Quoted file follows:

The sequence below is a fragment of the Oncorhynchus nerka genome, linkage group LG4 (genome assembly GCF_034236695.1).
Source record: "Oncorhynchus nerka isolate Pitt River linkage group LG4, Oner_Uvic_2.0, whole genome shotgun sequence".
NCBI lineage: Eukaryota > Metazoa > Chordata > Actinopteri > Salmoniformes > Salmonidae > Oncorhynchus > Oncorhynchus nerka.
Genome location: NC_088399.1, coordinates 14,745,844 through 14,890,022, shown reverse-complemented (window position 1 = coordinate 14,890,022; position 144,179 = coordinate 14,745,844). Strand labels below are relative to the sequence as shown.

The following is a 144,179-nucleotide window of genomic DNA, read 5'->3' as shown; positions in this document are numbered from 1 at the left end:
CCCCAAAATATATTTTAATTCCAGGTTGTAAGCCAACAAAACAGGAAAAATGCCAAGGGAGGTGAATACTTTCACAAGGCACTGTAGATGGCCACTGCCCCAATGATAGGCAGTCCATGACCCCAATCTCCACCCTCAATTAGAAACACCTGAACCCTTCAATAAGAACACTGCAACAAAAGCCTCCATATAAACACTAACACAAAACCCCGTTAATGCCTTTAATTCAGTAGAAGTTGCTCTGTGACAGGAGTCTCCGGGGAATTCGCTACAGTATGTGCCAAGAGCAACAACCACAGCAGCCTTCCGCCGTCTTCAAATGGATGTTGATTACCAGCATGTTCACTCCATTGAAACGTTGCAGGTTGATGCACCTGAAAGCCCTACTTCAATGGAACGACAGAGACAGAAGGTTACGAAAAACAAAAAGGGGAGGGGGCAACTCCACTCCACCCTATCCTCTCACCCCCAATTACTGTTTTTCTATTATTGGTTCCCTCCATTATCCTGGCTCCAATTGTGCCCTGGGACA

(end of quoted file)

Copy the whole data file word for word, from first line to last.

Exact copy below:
The sequence below is a fragment of the Oncorhynchus nerka genome, linkage group LG4 (genome assembly GCF_034236695.1).
Source record: "Oncorhynchus nerka isolate Pitt River linkage group LG4, Oner_Uvic_2.0, whole genome shotgun sequence".
NCBI lineage: Eukaryota > Metazoa > Chordata > Actinopteri > Salmoniformes > Salmonidae > Oncorhynchus > Oncorhynchus nerka.
Genome location: NC_088399.1, coordinates 14,745,844 through 14,890,022, shown reverse-complemented (window position 1 = coordinate 14,890,022; position 144,179 = coordinate 14,745,844). Strand labels below are relative to the sequence as shown.

The following is a 144,179-nucleotide window of genomic DNA, read 5'->3' as shown; positions in this document are numbered from 1 at the left end:
CCCCAAAATATATTTTAATTCCAGGTTGTAAGCCAACAAAACAGGAAAAATGCCAAGGGAGGTGAATACTTTCACAAGGCACTGTAGATGGCCACTGCCCCAATGATAGGCAGTCCATGACCCCAATCTCCACCCTCAATTAGAAACACCTGAACCCTTCAATAAGAACACTGCAACAAAAGCCTCCATATAAACACTAACACAAAACCCCGTTAATGCCTTTAATTCAGTAGAAGTTGCTCTGTGACAGGAGTCTCCGGGGAATTCGCTACAGTATGTGCCAAGAGCAACAACCACAGCAGCCTTCCGCCGTCTTCAAATGGATGTTGATTACCAGCATGTTCACTCCATTGAAACGTTGCAGGTTGATGCACCTGAAAGCCCTACTTCAATGGAACGACAGAGACAGAAGGTTACGAAAAACAAAAAGGGGAGGGGGCAACTCCACTCCACCCTATCCTCTCACCCCCAATTACTGTTTTTCTATTATTGGTTCCCTCCATTATCCTGGCTCCAATTGTGCCCTGGGACA